Year Released: 2015

Estimate: 1 US kid in 15 born to an illegal immigrant

Published on Thu, Aug 12, 2010

The Immigration Policy Center, an immigrant-rights organization in Washington, D.C., said in a news release that without data on children with two illegal parents, the report "offers no real clarity."

Whether the change would strip citizenship from one baby or 1 million, it's a mean-spirited plan that wouldn't help the country with its illegal-immigration issues, said Michele Waslin, senior policy analyst with the Immigration Policy Center. Waslin also said calling these children "anchor babies" is both offensive and inaccurate.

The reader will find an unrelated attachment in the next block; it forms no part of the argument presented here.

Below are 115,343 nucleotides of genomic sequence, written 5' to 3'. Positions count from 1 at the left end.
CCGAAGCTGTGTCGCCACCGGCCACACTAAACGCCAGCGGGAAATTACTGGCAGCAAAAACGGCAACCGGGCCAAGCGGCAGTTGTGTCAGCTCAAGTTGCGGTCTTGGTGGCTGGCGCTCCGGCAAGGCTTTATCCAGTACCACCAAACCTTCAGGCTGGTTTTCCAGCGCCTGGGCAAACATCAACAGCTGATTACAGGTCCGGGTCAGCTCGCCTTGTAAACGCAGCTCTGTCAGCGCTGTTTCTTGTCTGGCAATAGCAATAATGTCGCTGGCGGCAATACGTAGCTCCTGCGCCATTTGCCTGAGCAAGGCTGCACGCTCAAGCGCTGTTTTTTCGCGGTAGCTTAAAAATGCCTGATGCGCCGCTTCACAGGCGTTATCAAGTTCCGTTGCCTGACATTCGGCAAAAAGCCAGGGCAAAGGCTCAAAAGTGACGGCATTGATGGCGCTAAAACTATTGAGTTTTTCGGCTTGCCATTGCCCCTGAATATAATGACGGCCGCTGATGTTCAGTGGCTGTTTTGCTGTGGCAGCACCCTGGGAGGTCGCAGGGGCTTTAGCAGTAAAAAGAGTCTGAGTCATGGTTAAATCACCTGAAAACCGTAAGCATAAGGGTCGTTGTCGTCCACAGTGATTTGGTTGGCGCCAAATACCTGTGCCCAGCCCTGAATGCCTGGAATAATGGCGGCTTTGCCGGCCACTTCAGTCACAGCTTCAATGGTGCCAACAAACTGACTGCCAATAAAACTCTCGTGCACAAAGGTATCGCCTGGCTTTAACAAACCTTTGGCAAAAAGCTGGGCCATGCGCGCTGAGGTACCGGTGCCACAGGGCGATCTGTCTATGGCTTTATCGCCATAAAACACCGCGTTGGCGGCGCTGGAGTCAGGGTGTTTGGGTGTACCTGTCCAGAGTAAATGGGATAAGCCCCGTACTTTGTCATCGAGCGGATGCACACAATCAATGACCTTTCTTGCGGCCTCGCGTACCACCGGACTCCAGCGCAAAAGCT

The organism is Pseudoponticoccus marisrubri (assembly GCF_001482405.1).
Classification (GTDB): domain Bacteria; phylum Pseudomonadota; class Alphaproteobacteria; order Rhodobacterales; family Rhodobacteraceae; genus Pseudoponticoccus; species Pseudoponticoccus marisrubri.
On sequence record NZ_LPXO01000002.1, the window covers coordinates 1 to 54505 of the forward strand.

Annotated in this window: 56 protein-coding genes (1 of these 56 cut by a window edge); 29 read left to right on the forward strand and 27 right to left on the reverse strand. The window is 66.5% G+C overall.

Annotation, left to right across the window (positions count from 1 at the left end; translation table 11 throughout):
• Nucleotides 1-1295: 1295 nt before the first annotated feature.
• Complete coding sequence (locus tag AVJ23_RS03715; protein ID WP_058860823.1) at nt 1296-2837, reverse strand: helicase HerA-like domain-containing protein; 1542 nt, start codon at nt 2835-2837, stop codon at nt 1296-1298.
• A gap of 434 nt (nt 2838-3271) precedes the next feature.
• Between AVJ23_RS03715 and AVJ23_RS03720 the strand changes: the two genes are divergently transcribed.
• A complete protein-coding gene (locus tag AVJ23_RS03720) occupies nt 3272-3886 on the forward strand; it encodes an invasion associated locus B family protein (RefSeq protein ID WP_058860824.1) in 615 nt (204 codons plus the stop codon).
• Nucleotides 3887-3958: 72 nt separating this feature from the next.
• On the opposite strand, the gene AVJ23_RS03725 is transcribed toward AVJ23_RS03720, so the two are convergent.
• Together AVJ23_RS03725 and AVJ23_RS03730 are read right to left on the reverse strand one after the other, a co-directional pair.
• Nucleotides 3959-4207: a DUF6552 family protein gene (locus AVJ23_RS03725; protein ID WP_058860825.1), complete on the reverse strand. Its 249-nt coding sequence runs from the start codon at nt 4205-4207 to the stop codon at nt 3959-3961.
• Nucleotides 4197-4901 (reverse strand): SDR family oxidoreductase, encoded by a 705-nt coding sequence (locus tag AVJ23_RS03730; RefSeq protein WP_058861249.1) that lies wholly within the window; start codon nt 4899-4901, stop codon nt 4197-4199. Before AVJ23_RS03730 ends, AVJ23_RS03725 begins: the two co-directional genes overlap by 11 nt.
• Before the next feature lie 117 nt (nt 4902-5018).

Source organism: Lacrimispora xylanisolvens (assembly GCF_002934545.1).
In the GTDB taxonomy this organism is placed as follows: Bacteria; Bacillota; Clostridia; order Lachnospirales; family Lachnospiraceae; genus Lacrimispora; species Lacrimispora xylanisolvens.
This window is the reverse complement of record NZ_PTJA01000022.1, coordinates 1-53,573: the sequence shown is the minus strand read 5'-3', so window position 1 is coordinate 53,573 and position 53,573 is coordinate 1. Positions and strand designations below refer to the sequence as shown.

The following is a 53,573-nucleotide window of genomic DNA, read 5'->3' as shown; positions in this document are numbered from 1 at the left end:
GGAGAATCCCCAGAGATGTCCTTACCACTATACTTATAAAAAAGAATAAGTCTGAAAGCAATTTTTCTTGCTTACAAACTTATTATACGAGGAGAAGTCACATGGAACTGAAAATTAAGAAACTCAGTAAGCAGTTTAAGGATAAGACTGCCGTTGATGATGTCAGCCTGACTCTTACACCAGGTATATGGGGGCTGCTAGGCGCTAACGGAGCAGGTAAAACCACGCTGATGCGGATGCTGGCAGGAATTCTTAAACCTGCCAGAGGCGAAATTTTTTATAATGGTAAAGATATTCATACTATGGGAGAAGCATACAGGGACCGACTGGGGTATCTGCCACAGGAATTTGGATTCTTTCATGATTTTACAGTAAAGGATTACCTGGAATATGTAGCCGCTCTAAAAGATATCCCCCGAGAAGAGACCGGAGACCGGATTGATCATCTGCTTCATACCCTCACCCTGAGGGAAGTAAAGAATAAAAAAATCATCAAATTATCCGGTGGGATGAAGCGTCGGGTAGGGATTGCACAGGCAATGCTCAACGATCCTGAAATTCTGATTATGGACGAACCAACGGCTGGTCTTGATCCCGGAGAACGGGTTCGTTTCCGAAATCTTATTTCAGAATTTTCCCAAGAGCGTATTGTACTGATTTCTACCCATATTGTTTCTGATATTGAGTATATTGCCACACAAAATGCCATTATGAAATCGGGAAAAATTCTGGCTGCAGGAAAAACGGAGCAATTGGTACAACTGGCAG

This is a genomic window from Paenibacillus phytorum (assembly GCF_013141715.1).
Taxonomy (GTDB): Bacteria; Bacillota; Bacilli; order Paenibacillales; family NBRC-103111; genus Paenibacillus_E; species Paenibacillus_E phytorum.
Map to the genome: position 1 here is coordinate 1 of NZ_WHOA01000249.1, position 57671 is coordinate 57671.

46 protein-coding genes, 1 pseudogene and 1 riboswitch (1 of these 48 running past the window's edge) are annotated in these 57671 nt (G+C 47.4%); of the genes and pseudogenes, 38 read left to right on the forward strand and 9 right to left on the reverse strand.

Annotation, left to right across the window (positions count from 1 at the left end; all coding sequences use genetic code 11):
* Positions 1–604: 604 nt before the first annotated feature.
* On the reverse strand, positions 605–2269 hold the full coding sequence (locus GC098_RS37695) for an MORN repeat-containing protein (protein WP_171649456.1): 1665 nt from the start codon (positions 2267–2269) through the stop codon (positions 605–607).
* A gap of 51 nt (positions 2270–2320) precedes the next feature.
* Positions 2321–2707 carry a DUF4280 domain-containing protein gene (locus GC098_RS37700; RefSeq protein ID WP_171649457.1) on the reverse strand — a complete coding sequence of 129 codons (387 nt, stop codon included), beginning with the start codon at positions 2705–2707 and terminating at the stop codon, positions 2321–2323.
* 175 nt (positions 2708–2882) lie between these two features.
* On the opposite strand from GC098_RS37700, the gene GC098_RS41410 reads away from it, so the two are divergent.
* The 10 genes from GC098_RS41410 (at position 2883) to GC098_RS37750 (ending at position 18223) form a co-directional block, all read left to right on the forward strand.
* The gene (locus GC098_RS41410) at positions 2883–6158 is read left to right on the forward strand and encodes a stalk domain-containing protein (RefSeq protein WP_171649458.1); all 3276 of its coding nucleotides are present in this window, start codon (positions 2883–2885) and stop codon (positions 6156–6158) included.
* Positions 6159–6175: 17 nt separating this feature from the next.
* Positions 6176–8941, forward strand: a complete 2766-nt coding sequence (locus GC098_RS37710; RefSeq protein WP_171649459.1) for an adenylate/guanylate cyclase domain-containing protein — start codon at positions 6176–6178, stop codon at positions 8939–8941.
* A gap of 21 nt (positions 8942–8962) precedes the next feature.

Published in the Arizona Daily Star

Asylum Clock

Attorneys and asylum applicants across the country regularly experience problems with the “asylum clock” — a clock which measures the 150 days after an applicant files an asylum application before the applicant can apply for an employment authorization document (EAD). These problems include a lack of clear guidance about how immigration agencies - both EOIR and USCIS - should interpret and implement the law governing the clock, the lack of a formal review process when an EAD is denied, and a general lack of transparency in USCIS’ administration of the clock. As a result of these problems and increasing court backlogs, asylum applicants often wait much longer than the legally permitted timeframe to receive a work permit and are thus unable to support themselves and their families while their applications are pending.